Brief history of the 2009 Iran election
On June 12, 2009, Iranians voted in a presidential election.
Iran, which is estimated to have a population of more than 70 million mostly Shi’ia Muslims (the remainder, mostly Kurds and Arabs, are Sunnis), has approximately 46 million eligible voters—all those over 18. On June 12, voter turnout was extremely high; polling stations, which had been scheduled to close at 6 pm, remained open to allow the long lines of voters to cast their ballots. Turnout across the country was estimated to be more than 80 percent, although later in week, after charges of voter fraud, an Iranian news website identified at least 30 polling sites with turnout more than 100 percent and 200 sites with turnout more than 95 percent.
At around 11 p.m. on election evening, candidate Mir Hussein Moussavi held a press conference to claim victory “by a very large margin.” An hour later, the state news agency declared incumbent president Mahmoud Ahmadinejad the winner, with 69 percent of the vote and Moussavi with only 28 percent.
The next day, violent protests broke out in Tehran. Riot police wielding tear gas and batons, shot and killed at least one person in the clashes. The following day, on June 14, thousands of supporters of Ahmadinejad held a rally in central Tehran at which Ahmadinejad dismissed charges of massive voter fraud. But protests continued on this second day in the capital—even on the fringes of the pro-Ahmadinejad rally—and began to breakout elsewhere around the country, as news spread that authorities had detained over 100 prominent opposition figures. Expatriate Iranians demonstrated against the government in the United States and in capitals across Europe.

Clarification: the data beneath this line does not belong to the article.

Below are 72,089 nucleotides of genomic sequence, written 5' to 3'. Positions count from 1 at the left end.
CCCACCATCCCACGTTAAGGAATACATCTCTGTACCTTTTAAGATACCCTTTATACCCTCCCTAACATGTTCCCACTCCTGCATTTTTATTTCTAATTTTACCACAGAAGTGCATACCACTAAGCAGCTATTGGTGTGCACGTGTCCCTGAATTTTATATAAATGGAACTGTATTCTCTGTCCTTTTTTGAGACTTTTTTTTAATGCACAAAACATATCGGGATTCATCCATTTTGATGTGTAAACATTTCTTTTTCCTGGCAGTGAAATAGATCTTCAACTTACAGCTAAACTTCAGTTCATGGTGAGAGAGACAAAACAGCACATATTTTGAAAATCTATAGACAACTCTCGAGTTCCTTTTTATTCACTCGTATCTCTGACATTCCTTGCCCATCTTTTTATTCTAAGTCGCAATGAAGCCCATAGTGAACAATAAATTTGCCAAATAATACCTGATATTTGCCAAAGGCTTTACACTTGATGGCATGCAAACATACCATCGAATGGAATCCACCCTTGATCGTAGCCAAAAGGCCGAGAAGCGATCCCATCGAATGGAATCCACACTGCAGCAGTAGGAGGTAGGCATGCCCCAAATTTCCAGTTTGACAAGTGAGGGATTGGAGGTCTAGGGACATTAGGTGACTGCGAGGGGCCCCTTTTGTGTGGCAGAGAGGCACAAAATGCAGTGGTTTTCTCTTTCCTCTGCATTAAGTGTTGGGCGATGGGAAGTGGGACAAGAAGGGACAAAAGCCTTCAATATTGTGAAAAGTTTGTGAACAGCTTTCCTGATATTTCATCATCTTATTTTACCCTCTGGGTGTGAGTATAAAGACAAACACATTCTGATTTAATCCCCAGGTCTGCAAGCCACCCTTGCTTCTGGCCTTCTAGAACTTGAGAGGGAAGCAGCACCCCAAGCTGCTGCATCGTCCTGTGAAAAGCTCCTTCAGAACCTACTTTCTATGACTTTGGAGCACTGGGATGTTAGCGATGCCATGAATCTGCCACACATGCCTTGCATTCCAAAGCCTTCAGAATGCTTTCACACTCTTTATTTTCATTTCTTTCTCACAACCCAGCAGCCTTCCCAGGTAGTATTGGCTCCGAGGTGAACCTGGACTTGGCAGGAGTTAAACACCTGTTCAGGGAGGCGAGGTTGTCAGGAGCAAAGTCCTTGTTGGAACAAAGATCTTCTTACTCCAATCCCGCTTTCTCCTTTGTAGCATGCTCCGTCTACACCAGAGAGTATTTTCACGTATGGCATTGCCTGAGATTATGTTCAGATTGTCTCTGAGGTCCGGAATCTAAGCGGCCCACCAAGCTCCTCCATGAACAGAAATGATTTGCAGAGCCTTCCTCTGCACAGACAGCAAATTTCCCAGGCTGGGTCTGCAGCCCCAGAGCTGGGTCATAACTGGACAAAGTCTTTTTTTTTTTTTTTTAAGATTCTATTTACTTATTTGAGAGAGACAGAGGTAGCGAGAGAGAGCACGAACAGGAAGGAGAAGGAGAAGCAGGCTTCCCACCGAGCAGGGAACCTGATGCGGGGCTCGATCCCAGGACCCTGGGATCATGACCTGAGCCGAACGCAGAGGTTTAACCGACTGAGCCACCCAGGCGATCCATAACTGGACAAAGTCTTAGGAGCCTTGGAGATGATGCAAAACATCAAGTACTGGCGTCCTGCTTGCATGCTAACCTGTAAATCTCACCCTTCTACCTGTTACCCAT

On June 15, three days after the election, hundreds of thousands of people turned out in Tehran to march silently through the central part of the city. Iran’s supreme leader Ayatollah Ali Khamenei called for a formal review of the election results that he had certified on June 13, and the following day the Guardian Council agreed to a partial recount. As protests continued, the government cracked down on the ability of international reporters to cover the protests in the streets; credentials of those temporarily in Iran were revoked, and those with long-term visas were limited to reporting from their offices.
As protests continued in the country and with many demonstrators mourning those killed in the week’s protests, the outside world became increasingly aware of the crisis through social networking and citizen journalism outlets.
Even in the sports world the election was top news. Four members of Iran’s national soccer team wore green armbands in solidarity with the opposition protesters during a World Cup qualifying match in South Korea. Those players later received a lifetime ban from the national team.
The authorities’ reconsideration of the election results came to an end on June 19, when Supreme Leader Khamenei delivered a sermon declaring the election valid and warned of bloodshed in the streets if the protests didn’t halt. As the protests continued the next day, violence did erupt, with demonstrators fighting back by throwing rocks and setting fires. More than a dozen were killed, and the death of one young woman, Neda Agha-Soltan, was captured on video. Those images ricocheted around the world making her a martyr for the cause. To contain the story, Iranian officials blocked Facebook and Twitter, but people around the world changed their usernames to “Irani” or “Neda” to show support for the demonstrations in Tehran.
Over the next days, more arrests occurred, including of relatives of leading figures who supported Moussavi’s election, alongside more protests, some called to mourn the death of Neda and other victims. Even after Iranian authorities admitted that the number of votes counted exceeded the number of voters, the Guardian Council announced on June 23 its intention to certify Ahmadinejad’s re-election, which it did formally on June 29. The Council also noted that a special court to process the hundreds of opposition members, activists and journalists who had been detained would be set up, and over the next several days—despite significant international outrage and condemnation by world leaders of Iran’s “iron fist” handling of the crisis—senior clerics called for the protesters to be punished “ruthlessly and savagely.”